NBA Goes Under the Radar: Top Five 'Bang for Your Buck' Signings
Jonathan Daniel/Getty Images
LeBron James, Chris Bosh, Amare Stoudemire, Carlos Boozer, David Lee, etc. We all know that a lot of great players moved around this summer and turned their new teams from mediocre to solid, or from solid to championship caliber. But amidst all the noise, other good basketball players changed homes this off-season. Their new houses may be marginally less extravagant, and their impact on their new teams may not be as blatant. Miami and Chicago appear to be instant championship contenders. Golden State and New York have gone from bottom-feeders to playoff hopefuls. But the teams that succeed this season will be deep, have weapons to go along with their stars, and chemistry.
Which moves this off-season exhibited big-thinking over big-spending?
Hakim Warrick, F, Phoenix Suns
Christian Petersen/Getty Images
Why they signed him: The Suns lost Amare Stoudemire. Stoudemire teamed up with Steve Nash to lead this team to year after year of success, and a conference final last year. Without Amare, Phoenix drops from a championship contender to a playoff contender. Jason Richardson and Hedo Turkoglu will provide Nash with options, but he's still down an athletic big, and moreover, Phoenix is down an excellent rebounder and solid shot-blocker.
What they got: Warrick has only played 21.4 MPG in his five NBA seasons, but has been very productive in those minutes. He's a 50% FG scorer, as he primarily scores off put-backs, dunks, and in transition. His 4.3 RPG is misleading--not only is this in limited minutes, but he's never averaged less than 1.4 offensive boards per game. He's an adequate interior defender with above-average shot blocking ability.
How he'll help: His ability to get down the floor quickly and provide Nash with a 6'9 target on the fast-break should get him a ton of easy baskets. He also could become Nash's main pick-and-roll partner, as he possesses a Stoudemire-like ability to cut hard to the hoop and drive the basketball down with authority. He won't play a huge number of minutes, but expect a career high in that category. Maybe 25 MPG.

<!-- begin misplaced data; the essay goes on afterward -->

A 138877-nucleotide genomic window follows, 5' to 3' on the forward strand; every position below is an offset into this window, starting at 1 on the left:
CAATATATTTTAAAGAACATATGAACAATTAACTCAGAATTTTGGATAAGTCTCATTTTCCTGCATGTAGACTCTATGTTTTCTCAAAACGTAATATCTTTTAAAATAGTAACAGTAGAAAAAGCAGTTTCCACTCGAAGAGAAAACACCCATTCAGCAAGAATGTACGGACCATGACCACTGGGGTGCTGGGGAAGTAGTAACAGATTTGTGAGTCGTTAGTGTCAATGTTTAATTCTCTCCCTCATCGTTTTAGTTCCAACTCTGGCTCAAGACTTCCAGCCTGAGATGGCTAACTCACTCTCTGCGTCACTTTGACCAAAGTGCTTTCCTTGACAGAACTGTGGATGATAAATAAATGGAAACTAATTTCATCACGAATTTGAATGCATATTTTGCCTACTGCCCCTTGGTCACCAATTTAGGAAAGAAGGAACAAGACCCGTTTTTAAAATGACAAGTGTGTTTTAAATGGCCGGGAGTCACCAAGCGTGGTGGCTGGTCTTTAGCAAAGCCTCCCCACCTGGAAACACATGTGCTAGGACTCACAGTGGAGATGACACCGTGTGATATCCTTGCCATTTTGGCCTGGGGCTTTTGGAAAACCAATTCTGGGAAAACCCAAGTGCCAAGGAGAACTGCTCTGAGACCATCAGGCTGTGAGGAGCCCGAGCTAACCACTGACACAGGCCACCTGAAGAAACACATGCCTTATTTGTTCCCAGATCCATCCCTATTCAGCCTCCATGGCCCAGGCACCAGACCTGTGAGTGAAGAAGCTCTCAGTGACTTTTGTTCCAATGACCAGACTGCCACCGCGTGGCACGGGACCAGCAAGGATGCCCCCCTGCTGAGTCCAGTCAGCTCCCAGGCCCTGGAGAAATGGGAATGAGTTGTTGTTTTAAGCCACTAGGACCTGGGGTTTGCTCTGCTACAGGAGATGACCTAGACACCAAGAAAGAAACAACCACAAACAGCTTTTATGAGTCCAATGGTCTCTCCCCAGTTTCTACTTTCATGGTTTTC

Bang: Excellent top front-court option off bench
Buck: 4 years, $18 million
Tony Allen, G, Memphis Grizzlies
Ronald Martinez/Getty Images
Why they signed him: Quietly but surely, the Memphis Grizzlies have the NBA's best starting front court (besides the Lakers). Stop and think about it if you want, but it's really not even close. Marc Gasol is an all-star caliber center, and Zach Randolph and Rudy Gay are both all-stars at the PF and SF spots. If Mike Conley blossoms into a solid PG, which seems likely, then him and O.J. Mayo make up a pretty scary starting 5. Memphis was 40-42 last year, and with an improved starting 5 should go over .500. But Memphis will need a much deeper bench and, most importantly better perimeter defenders.
What they got: Tony Allen's calling card is defense. He is a 6'4 SG with a 6'9 wingspan that has the quickness to guard many PG's and the strength to guard many SF's. He has only averaged 18.4 MPG over his 6 year career, but has shown the ability to play heavier minutes. In a career high 24.4 MPG in 06-07, Allen also set career highs with a 51 FG%, 3.8 RPG (his second best season when adjusted for minutes), and 11.5 PPG (best season when adjusted). Allen is coming off his best season defensively, as he put up 1.1 SPG in only 16.5 MPG (2.4 per 36 minutes). For a bench player, he is one of the leagues better guards around the rim, both offensively and on the glass.
How he'll help: Memphis could not have found a more perfect fit than Allen. The Grizzlies were one of the worst teams at defending the three last year, and Allen is a shutdown guy on the perimeter. He will increase Memphis' prowess on the glass, as guards usually provide more rebounding help on the defensive end. Even though Memphis led the NBA in offensive boards last year, they were 18th defensively due to a lack of hustle boards and an inability to grab long rebounds.
Bang: Perfect bench G, fills many team needs
Buck: 3 years, $10 million
Louis Amundson, F, Golden State Warriors
Christian Petersen/Getty Images
Why they signed him: Even though the Warriors brought in all-star PF/C David Lee, they still came out of the off-season with a thinner frontcourt after trading PF Anthony Randolph, C Ronny Turiaf, and losing rookie PF Ekbe Udoh to injury. With Andris Biedrins, Lee, and Brandan Wright, and Dan Gadzuric making up the frontcourt, the Warriors were still short a reliable rebounder off the bench.